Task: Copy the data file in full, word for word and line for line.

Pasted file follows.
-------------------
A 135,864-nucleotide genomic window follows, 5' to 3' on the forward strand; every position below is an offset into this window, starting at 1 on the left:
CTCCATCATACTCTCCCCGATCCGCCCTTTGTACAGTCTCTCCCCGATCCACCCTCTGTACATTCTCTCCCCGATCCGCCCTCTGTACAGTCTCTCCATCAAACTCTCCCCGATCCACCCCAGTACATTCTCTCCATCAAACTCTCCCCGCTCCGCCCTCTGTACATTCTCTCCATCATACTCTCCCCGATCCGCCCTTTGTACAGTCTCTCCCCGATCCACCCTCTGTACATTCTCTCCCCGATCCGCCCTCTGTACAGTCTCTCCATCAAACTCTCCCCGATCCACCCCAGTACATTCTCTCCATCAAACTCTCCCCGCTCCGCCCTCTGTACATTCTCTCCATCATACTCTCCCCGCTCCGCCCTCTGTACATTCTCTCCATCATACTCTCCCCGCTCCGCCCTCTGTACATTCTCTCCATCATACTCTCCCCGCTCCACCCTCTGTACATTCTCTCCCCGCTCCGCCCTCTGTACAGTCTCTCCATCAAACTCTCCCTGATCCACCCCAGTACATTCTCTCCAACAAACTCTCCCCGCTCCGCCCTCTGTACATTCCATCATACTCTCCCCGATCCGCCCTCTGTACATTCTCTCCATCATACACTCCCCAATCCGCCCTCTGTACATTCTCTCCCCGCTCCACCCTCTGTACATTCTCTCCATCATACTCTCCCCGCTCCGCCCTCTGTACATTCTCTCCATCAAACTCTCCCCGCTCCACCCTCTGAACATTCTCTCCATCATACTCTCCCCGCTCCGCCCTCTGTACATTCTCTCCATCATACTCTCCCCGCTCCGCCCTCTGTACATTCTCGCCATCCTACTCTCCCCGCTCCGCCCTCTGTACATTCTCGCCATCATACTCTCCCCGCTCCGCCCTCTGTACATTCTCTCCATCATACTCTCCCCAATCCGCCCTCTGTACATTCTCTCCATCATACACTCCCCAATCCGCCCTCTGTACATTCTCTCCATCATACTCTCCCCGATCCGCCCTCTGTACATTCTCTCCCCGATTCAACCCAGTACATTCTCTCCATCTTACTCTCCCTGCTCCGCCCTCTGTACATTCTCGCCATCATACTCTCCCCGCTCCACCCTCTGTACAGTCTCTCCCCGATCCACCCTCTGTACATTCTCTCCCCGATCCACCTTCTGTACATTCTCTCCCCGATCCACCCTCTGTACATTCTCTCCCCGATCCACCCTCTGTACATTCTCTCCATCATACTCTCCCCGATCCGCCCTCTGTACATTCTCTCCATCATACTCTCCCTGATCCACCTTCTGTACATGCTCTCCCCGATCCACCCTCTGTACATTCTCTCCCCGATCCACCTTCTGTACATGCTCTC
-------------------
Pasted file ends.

A 135,864-nucleotide genomic window follows, 5' to 3' on the forward strand; every position below is an offset into this window, starting at 1 on the left:
CTCCATCATACTCTCCCCGATCCGCCCTTTGTACAGTCTCTCCCCGATCCACCCTCTGTACATTCTCTCCCCGATCCGCCCTCTGTACAGTCTCTCCATCAAACTCTCCCCGATCCACCCCAGTACATTCTCTCCATCAAACTCTCCCCGCTCCGCCCTCTGTACATTCTCTCCATCATACTCTCCCCGATCCGCCCTTTGTACAGTCTCTCCCCGATCCACCCTCTGTACATTCTCTCCCCGATCCGCCCTCTGTACAGTCTCTCCATCAAACTCTCCCCGATCCACCCCAGTACATTCTCTCCATCAAACTCTCCCCGCTCCGCCCTCTGTACATTCTCTCCATCATACTCTCCCCGCTCCGCCCTCTGTACATTCTCTCCATCATACTCTCCCCGCTCCGCCCTCTGTACATTCTCTCCATCATACTCTCCCCGCTCCACCCTCTGTACATTCTCTCCCCGCTCCGCCCTCTGTACAGTCTCTCCATCAAACTCTCCCTGATCCACCCCAGTACATTCTCTCCAACAAACTCTCCCCGCTCCGCCCTCTGTACATTCCATCATACTCTCCCCGATCCGCCCTCTGTACATTCTCTCCATCATACACTCCCCAATCCGCCCTCTGTACATTCTCTCCCCGCTCCACCCTCTGTACATTCTCTCCATCATACTCTCCCCGCTCCGCCCTCTGTACATTCTCTCCATCAAACTCTCCCCGCTCCACCCTCTGAACATTCTCTCCATCATACTCTCCCCGCTCCGCCCTCTGTACATTCTCTCCATCATACTCTCCCCGCTCCGCCCTCTGTACATTCTCGCCATCCTACTCTCCCCGCTCCGCCCTCTGTACATTCTCGCCATCATACTCTCCCCGCTCCGCCCTCTGTACATTCTCTCCATCATACTCTCCCCAATCCGCCCTCTGTACATTCTCTCCATCATACACTCCCCAATCCGCCCTCTGTACATTCTCTCCATCATACTCTCCCCGATCCGCCCTCTGTACATTCTCTCCCCGATTCAACCCAGTACATTCTCTCCATCTTACTCTCCCTGCTCCGCCCTCTGTACATTCTCGCCATCATACTCTCCCCGCTCCACCCTCTGTACAGTCTCTCCCCGATCCACCCTCTGTACATTCTCTCCCCGATCCACCTTCTGTACATTCTCTCCCCGATCCACCCTCTGTACATTCTCTCCCCGATCCACCCTCTGTACATTCTCTCCATCATACTCTCCCCGATCCGCCCTCTGTACATTCTCTCCATCATACTCTCCCTGATCCACCTTCTGTACATGCTCTCCCCGATCCACCCTCTGTACATTCTCTCCCCGATCCACCTTCTGTACATGCTCTC